Forum for Science, Industry and Business

Sponsored by:     3M 
Search our Site:

 

Dodging elephants, scorpions, mudslides ... UF researcher tracks tigers

11.07.2003


Of the estimated 7,000 tigers left in the world, scientists know the least about the roughly 2,000 thought to remain in Southeast Asia.



Unstable or repressive political conditions in Vietnam, Cambodia, Thailand, Laos, Myanmar and Malaysia have long impeded Western biologists trying to study tigers there. Much of the big cats’ habitat, meanwhile, consists of remote, extremely wild rain forest that offers near-perfect cover to the shy and elusive predators.

So tiger experts are hailing a new study of the tiger population in Malaysia as something of a landmark in research and conservation of the animals. The study, by recent University of Florida graduate Kae Kawanishi, provides the first scientifically rigorous estimate of a tiger population in Malaysia and one of the first such studies in the entire region. Such studies are important because they will aid conservation efforts in an area facing huge population and development pressures, experts say.


The research "has greatly advanced our understanding of the dynamics of tigers and their prey and, for the first time, given us a holistic picture of tigers living in the rain forest," said John Seidensticker, a research scientist at the Smithsonian’s National Zoological Park in Washington, D.C., and chairman of ExxonMobil’s Save The Tiger Fund Council. "This is essential to securing the tiger’s future through much of the rain forest remaining in Southeast Asia."

Based on 61 photos of tigers taken by self-activating cameras in Taman Negara National Park, a 1,677-square-mile protected area that is one of the largest parks in Southeast Asia, Kawanishi used population models to estimate that the park supported a population of between 52 and 84 adult tigers. Equally significant, she found no evidence of illegal hunting or other human-induced threats to the tigers.

"When you compare that result with the threat to tiger populations in similar-sized parks in other tiger ranges, Taman Negara is unique and superb," said Kawanishi, now a technical adviser for research and conservation to the Malaysian national park system.

But while her results are important, the grueling, nearly three years that Kawanashi endured in the rain forest also highlight the huge challenges and sacrifices faced by many wildlife biologists.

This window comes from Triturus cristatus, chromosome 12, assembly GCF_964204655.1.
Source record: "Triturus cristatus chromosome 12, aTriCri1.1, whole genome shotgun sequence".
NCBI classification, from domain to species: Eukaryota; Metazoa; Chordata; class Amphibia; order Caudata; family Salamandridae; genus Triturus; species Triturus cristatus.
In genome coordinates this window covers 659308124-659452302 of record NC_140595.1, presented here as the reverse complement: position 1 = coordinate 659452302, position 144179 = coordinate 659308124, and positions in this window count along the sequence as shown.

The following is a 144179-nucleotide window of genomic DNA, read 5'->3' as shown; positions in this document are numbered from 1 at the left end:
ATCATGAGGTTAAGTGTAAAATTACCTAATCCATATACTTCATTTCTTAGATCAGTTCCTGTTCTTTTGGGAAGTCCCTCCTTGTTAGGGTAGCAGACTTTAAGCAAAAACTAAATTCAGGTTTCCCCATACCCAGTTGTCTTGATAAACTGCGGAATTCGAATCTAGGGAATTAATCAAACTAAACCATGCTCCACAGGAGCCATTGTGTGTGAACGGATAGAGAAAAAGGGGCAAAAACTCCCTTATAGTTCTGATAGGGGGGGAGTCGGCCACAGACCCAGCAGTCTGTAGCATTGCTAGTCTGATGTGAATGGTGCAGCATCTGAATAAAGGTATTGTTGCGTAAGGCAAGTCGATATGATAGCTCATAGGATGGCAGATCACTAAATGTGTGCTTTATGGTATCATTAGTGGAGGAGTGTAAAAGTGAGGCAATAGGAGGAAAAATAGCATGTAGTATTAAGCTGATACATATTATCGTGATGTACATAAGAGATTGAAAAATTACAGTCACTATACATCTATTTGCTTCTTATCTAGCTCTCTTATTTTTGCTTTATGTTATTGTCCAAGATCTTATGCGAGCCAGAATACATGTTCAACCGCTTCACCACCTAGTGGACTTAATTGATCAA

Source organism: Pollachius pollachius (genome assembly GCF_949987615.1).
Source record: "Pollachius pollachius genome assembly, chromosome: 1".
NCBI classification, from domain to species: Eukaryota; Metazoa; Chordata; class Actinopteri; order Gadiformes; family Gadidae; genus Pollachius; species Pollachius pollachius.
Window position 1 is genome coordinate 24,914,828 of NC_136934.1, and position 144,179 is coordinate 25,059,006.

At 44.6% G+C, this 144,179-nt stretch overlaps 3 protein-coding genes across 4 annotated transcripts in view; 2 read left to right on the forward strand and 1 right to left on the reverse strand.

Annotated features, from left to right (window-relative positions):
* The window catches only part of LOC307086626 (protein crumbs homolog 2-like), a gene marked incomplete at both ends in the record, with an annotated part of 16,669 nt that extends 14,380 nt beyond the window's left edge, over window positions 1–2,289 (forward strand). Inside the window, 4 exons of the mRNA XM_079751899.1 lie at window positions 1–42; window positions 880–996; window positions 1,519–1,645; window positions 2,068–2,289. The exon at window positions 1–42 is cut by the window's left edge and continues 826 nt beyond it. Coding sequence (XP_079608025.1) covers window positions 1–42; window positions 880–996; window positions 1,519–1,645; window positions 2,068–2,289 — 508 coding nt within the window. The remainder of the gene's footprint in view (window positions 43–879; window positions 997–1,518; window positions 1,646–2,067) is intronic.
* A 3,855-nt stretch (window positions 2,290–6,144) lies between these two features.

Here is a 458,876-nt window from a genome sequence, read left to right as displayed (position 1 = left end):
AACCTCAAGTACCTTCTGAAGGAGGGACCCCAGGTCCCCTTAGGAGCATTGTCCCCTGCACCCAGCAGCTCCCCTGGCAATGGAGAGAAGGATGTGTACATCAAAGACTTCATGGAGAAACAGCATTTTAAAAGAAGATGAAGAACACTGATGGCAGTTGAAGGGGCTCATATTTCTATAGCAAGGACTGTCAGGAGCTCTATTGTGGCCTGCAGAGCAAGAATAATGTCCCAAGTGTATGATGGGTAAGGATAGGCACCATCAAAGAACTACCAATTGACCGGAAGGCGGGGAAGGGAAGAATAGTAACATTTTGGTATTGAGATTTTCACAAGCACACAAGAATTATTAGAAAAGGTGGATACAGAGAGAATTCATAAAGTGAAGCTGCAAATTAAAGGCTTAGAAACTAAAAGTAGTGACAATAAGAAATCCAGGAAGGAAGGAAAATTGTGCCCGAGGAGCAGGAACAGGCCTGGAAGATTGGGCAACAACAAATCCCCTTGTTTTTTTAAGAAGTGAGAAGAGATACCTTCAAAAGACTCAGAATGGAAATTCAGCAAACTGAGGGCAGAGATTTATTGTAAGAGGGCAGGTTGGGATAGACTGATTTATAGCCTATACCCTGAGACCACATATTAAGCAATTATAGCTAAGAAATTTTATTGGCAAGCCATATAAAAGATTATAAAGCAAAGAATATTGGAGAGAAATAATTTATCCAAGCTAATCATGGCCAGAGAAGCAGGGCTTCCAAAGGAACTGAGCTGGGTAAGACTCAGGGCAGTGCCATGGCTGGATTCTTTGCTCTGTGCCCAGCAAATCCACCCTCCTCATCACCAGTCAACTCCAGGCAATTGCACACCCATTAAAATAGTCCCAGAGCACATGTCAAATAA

Kawanishi, 35, who graduated in December with her doctorate in wildlife ecology and conservation, began her field work in 1998 at Taman Negara. With only one eight-mile road and few trails, the park is among the world’s wildest regions.

Wildlife biologists trying to estimate tiger populations and gauge their ranges have long relied on their tracks or on capturing the tigers and fitting them with radio collars. However, neither method works in the rain forest, where tracks are hard to find, or lose definition and vegetation blunts radio signals.

As a result, Kawanishi used "camera traps" consisting of self-activating cameras set up along game trails or other spots where tigers were likely to visit. When animals approached the cameras, they tripped infrared sensors that triggered the shutters. Researchers returned periodically to pick up film, change batteries and ready the camera for more pictures.

Taman Negara’s terrain made setting up and monitoring the cameras a mammoth, risky project.

The hilly park is dominated by huge, ancient trees with rivers and streams cutting through valleys. There, vegetation is so thick as to nearly blot out all light. Seeking to maximize the chance of photographing tigers, Kawanishi and a support team of several Malaysian assistants and rangers set up some 150 camera traps on three 75-square-mile study sites. At two of the sites, the team spent at least two days on a boat just to reach base camp – trips that often included portaging over shallow areas. The team then had to hike several hours to reach each camera.

Hazards were numerous. For one thing, the rainforest’s mammoth trees stand on thin, eroding soil and frequently fall over, bringing down many smaller trees and vegetation with them. "This is the most dangerous thing in the jungle," Kawanishi said. "We never came close to one, but we could hear them almost daily. It sounds like a big thunderclap, with vibration through the air and ground."

Researchers also had to watch out for elephants and poisonous snakes, while insects, leeches and other pests were a constant annoyance. "If the ground is dry and covered with dry leaves, then you can hear the leaches inching toward you," she said. "We couldn’t be bothered with leeches anyway. They are harmless compared to bees, scorpions, snakes, sand flies, fire ants and elephants."